Recent Gardening Journal Entries
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Here it is 11/2017. Almost 12/2017. The first year of living in California in the bag. A super year for me, the sport of Eglantyne, Sue Durkin, was accepted by the ICRA this year.
Sprayed cuttings with dilute solution of hydrogen peroxide.
In My Garden, November and December.
"I prefer winter and fall, when you feel the bone structure of the landscape - the loneliness of it,
the dead feeling of winter. Something waits beneath it, the whole story doesn't show."
At seven in the morning a full moon shines out over a silvery garden, we've now had the first proper Dahlia slaying frosts. This coldness strikes a chill as harsh as the frost itself into the hearts of summer only gardeners. Killing off the last dregs of summer it's now time for winter work to begin in earnest and to draw up plans for the coming new year.
An exciting tree has just been delivered with a peculiar name: +Laburnocytissus adamii. The "+" denoting a chimera or graft hybrid. In the 1820's a Parisian nursery was growing standards of purple broom by grafting it onto a Laburnum stem, the two species are very closely related. One of these was broken and damaged but from where the union of the two plants had been a curious shoot grew with foliage half way between the laburnum and broom. I have to say it makes a rather unattractive tree, the growth is like a somewhat shrubby laburnum and the flowers an unpretty muddy pink. However there are other coloured flowers too, about 20 percent of the tree remains pure laburnum whilst a tiny amount of purple broom also thrives as wiry stemmed tufts amongst the branches. Twelve years or so ago there were various gardens opened in the village as a fund raising event for charity. A very new incomer to the village at the time I became disoriented and ended up in a wrong garden, just off the village square. In this garden was the most spectacular Adam's laburnum in a perfect flush of full flower, by far best specimen I'd ever seen (an exceptional crimson hawthorn next to it too), in the half dozen or so open gardens this was without doubt the most interesting plant to be seen that afternoon.
After a promising start today the sky soon clouded and a grey lid of gloominess spread across the heavens, it was not long before there was steady and heavy rain. I detest working in these conditions as it's very bad for the soil if you keep tramping about all over it when it is wet. I changed tack and bought baskets of logs inside instead and my lemon tree too. Lemons are one of the hardiest of citrus fruits but even so its time spent alfresco can be somewhat of an ordeal in my garden with night time temperatures even in summer too cool for its tastes.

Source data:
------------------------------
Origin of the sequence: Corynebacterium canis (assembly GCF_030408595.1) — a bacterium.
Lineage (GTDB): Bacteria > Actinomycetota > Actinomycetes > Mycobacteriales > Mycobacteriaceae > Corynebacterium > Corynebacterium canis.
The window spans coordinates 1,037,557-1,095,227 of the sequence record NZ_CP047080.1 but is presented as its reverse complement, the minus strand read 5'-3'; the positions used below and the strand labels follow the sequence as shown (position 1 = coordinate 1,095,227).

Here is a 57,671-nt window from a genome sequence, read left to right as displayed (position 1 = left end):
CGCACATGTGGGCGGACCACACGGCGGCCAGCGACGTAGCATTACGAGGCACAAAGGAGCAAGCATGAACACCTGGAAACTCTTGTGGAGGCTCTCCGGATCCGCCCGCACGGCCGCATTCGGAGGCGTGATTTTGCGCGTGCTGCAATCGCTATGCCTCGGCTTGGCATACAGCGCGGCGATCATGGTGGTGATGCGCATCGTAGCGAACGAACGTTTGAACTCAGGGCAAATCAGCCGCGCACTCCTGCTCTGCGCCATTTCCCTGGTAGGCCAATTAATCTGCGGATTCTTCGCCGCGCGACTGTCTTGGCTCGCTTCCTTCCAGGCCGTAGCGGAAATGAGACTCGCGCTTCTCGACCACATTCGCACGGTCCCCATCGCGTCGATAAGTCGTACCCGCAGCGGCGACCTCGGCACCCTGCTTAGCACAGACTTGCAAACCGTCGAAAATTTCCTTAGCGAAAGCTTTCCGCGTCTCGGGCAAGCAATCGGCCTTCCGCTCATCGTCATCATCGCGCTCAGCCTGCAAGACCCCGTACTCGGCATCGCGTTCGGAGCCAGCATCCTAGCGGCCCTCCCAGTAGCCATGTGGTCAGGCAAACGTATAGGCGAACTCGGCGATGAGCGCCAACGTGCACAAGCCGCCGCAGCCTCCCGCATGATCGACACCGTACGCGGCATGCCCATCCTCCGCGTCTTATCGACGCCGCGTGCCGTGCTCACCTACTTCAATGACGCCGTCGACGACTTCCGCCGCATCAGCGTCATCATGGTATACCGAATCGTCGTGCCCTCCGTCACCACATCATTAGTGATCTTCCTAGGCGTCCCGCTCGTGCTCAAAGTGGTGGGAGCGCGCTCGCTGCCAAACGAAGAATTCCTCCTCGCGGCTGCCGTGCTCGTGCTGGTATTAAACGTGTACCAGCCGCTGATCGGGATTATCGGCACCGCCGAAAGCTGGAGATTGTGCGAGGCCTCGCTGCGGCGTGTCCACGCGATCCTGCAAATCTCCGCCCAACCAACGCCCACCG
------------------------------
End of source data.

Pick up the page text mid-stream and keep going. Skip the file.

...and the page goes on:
I was staying in Barbados seven years ago and every evening at my hotel bar from half past five to half past six they held an "attitude adjustment" hour. The bar and restaurant were right on the beach with the sea lapping up against one side of it. Two drinks for the price of one soon creates a high spirited ambience in any bar, but here at around a quarter past six a hush gradually descends as the customers begin looking around and orienting themselves towards the west; the sun has started its descent below the horizon. Dawn and dusk are very short events on the island with only a brief period of change between afternoon and night, the rapid transit from bright sunshine into darkness. For fifteen minutes or so conversation is reduced to muted tones as everyone stands in awe to admire the beauty. One especially fine occasion; reds, purples, oranges, vermillion, enough to have driven Turner to tears, sticks in my mind. I was sipping on a spectacularly well poured gin and tonic and musing that life was very good indeed, I noticed a pip within the slice of lemon. I wrapped this inside a napkin and took it back home to Devon with me. Two plants germinated from it, slugs ate one, but the other survived and is over two metres tall now. Citrus seldom make good plants grown from seed, growing too vigorously making a thorny tree then fruiting poorly. Nevertheless the leaves have a wonderful peppery lemon fragrance when rubbed in my fingers and the little tree reminds me of blessed times in The Caribbean.
Thank you to the people who give me so much positivity and encouragement for my writing in The Diary; mid-winter cheerfulness and a very happy 2018 to you all.
© AndrewtheGardener 12/11/17
Repotted nahima Belinda's Dream and Souvenir de la Malmaison into 1 gallon pots.